Posts tagged Sebastian Dabovich
It’s been a while since we talked about Robert Josias Morgan, the black Episcopal deacon who became an Orthodox priest in 1907, taking the name “Fr. Raphael.” In the past, I’ve mentioned that, prior to his conversion to Orthodoxy, Morgan visited Russia in 1904. Upon his departure, he wrote a letter, which was reprinted in the October/November 1904 English supplement to the Vestnik (Russian Orthodox American Messenger), the official publication of the Russian Archdiocese in America. Here is the text of that letter:
I, Robert Josias Morgan, a legally consecrated cleric of the American Episcopal Church, find it necessary to make it publicly known, that I am not a Bishop, as it was announced in some magazines and daily papers…
… I am not a Bishop, but a legally consecrated deacon. I came to Russia in no way to represent anything, and I was not sent by anybody. I came as a simple tourist, chiefly with the object to see the churches and the monasteries of this country, to enjoy the ritual and the service of the holy Orthodox Church, about which I heard so much abroad. And I am perfectly satisfied with everything I saw and witnessed.
The piety and the fear of God amongst the Russian clergy, both superior and lower, and of the lay people in general are too great to be spoken of. I like Russia, and as to the people I have simply grown to love them for their gentleness, their politeness, their amiability and kindness. It would seem as if the Christian religion penetrated the whole life of the people. This can be observed both in the private home life and the social life. You have but to go to Church in this country, and you immediately see, that there is nothing too valuable for the people to be offered to God. Note how they pray, how patiently they stand through the long Church services…
Now, having spent here about a month, I leave your country with a feeling of profound gratitude and take back to North America all the good impressions I received here. And when there I shall speak boldly and loudly about the brotherly feelings entertained here in the bosom of the holy Orthodox Church towards its Anglican sister of North America, and about the prayers which are offered here daily for the union of all the Catholic Christendom.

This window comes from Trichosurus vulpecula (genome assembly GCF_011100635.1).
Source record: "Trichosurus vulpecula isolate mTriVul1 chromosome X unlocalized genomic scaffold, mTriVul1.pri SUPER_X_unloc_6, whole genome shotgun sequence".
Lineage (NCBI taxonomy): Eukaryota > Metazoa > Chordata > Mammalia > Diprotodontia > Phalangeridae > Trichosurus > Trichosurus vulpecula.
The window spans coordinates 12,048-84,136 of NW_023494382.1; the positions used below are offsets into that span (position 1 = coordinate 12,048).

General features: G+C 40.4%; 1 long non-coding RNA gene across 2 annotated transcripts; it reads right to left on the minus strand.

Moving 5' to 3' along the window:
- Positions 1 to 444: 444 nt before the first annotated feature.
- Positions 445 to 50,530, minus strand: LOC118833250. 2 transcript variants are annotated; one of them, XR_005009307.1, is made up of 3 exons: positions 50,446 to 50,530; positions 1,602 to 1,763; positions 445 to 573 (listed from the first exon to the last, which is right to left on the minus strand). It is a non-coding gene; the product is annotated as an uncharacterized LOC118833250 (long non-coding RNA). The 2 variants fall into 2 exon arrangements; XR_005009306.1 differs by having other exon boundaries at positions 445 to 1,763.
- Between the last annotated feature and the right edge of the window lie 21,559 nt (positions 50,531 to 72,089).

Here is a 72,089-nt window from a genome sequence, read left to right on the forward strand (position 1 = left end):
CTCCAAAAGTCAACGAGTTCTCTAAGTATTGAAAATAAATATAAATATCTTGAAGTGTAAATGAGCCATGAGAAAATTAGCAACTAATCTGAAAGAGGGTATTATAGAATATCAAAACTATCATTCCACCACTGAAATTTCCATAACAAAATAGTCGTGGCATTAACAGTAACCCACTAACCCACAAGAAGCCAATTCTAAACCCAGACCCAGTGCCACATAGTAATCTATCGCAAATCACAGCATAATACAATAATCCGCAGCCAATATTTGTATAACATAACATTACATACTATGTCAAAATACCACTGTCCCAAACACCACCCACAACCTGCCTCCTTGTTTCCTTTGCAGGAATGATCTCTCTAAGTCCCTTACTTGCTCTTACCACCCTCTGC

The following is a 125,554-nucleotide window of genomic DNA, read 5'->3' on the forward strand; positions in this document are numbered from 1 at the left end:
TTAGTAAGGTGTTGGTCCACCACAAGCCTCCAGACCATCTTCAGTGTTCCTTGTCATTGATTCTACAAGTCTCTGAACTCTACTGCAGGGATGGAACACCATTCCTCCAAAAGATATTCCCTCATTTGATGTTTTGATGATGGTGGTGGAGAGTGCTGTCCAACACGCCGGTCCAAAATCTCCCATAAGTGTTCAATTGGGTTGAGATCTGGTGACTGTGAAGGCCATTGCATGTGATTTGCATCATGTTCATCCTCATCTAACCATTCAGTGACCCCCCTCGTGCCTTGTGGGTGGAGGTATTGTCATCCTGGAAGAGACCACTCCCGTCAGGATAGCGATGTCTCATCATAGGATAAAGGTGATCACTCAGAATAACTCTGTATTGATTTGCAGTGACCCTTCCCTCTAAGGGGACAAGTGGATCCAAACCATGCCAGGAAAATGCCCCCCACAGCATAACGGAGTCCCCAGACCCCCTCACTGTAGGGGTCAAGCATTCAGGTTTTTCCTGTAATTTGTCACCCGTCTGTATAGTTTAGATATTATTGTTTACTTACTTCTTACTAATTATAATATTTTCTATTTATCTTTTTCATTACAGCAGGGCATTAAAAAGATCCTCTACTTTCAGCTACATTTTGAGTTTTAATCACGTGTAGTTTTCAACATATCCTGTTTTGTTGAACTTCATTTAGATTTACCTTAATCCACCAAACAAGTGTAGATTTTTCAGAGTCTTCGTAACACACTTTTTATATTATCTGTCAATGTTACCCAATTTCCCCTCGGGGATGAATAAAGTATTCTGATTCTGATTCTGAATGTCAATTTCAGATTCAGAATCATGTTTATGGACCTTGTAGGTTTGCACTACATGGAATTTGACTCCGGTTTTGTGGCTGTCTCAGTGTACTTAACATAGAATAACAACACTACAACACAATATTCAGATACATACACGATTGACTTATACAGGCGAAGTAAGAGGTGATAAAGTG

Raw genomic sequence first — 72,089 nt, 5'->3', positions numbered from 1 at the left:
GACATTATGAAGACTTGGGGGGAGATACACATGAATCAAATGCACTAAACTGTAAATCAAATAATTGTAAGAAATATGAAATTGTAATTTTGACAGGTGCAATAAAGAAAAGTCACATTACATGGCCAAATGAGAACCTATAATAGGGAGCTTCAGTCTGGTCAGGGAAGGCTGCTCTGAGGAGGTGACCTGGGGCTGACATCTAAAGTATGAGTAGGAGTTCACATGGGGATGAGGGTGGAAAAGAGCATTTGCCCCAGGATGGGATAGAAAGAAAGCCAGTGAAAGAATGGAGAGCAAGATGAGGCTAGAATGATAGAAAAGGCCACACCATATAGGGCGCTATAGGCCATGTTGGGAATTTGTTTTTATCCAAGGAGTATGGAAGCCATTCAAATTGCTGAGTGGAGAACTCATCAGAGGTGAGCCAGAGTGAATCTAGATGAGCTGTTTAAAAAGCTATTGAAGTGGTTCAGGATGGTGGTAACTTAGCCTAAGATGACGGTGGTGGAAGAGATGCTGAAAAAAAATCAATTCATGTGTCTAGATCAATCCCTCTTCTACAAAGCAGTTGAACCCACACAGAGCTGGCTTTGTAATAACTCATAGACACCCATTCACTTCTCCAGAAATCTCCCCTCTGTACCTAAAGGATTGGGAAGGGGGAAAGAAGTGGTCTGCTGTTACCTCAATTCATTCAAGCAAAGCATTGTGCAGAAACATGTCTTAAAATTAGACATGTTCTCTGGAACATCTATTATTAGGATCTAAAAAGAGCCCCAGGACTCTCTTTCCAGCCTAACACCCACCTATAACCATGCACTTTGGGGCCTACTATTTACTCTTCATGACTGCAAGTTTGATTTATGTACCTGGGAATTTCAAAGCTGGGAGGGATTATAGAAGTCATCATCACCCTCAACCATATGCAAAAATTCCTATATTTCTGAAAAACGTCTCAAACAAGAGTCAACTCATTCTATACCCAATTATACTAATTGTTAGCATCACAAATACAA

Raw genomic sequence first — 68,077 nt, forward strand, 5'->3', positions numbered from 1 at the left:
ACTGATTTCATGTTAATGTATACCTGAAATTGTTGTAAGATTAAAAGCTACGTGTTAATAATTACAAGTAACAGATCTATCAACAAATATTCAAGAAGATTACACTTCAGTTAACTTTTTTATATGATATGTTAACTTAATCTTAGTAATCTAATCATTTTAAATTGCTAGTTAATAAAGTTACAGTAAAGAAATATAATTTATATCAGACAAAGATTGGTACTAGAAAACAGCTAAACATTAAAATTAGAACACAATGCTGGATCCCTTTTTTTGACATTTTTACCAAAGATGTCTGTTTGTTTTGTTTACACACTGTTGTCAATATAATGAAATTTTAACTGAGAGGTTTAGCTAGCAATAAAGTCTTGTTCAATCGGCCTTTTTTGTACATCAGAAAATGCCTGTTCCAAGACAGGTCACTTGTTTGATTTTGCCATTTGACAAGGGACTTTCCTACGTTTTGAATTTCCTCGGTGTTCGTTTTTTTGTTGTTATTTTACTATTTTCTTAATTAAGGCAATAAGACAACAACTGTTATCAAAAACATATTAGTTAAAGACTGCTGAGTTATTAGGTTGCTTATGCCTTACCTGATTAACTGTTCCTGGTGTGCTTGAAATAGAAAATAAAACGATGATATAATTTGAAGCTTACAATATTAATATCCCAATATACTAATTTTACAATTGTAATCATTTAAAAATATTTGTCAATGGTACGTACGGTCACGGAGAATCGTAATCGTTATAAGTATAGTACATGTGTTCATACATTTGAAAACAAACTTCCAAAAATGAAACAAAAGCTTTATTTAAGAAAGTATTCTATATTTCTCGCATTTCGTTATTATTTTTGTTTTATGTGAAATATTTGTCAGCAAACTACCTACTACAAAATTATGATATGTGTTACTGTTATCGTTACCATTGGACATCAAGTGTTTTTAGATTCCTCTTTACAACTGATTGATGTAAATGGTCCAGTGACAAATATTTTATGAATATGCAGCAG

My constant humble prayer is for the union of all Churches, and especially the union of the Anglican faith with the Orthodox Church of Russia. I solicited the Metropolitans and the Bishops to grant me their blessing in regard to this prayer and obtained it. Now I pray daily and eagerly for a better mutual understanding between the character and their union. God grant a blessing to this cause and a hearing to our prayers and supplications. Let us solicit the prayers of the Saints. Let us seek the intercession of the holy Mother of God. Virgin Mary, pray for us!
In conclusion I must say, that my stay in Russia did me personally much good: I feel now firmer and stronger spiritually than I did before I came.
God bless the holy Catholic and Apostolic Church of this country! God bless the Emperor and all the reigning family! God grant them a long life, peace and prosperity!
I am sincerely yours in God and in the name of Mary,
Robert Josias Morgan.
Years later, he told the Kingston Gleaner (7/22/1913) that he had visited Russia on two occasions, and both times was “received and entertained at the Great Monasteries of the Russian Orthodox Church in Odessa, St. Petersburg, Moscow, and Kieff. He was also present at the anniversary service of the Coronation of the present Czar [Nicholas II] and at the Requiem High Mass said for the repose of the soul of the late Emperor [Alexander III], at which time, as special guest at the Kremlin Palace, his photographs appeared in the leading journals and magazines of Russia, Europe and other countries.”
As I’ve noted elsewhere, it’s odd that Morgan didn’t join the Russian Church in America, but instead traveled all the way to Constantinople for ordination, and affiliated himself with the Greek churches. In Morgan’s day, the Greeks had no resident bishop in America, whereas the Russians had three. The Russians had a multiethnic diocese with seminary and a monastery, and very close relations with the Episcopalians. They also had just received Fr. Ingram Nathaniel Irvine, who began promoting the use of English in church services. The Greeks, meanwhile, were much less organized, had no national structure or institutions, and were almost exclusively focused on Greek immigrants. In Philadelphia, where Morgan was based, the Russians had a parish, and one of the priests there was Fr. Sebastian Dabovich, an American-born Serb who spoke perfect English and was friends with Fr. Irvine. And yet, Morgan went with the Greeks and not the Russians.
Originally, I had thought that perhaps Morgan had developed a good relationship with the Greek priest in Philadelphia, Fr. Demetrios Petrides, who wrote a letter of recommendation to the Ecumenical Patriarchate on Morgan’s behalf in 1907. Petrides was an outstanding priest and was very involved in dialogue with the Episcopalians, which might have drawn Morgan to him. But Morgan started attending the Philadelphia Greek church before Petrides even came to America, so that can’t have been the reason.
There must have been some reason why Morgan joined the Greeks and not the Russians, but I can’t come up with it. It’s one of the many mysteries of Morgan’s life.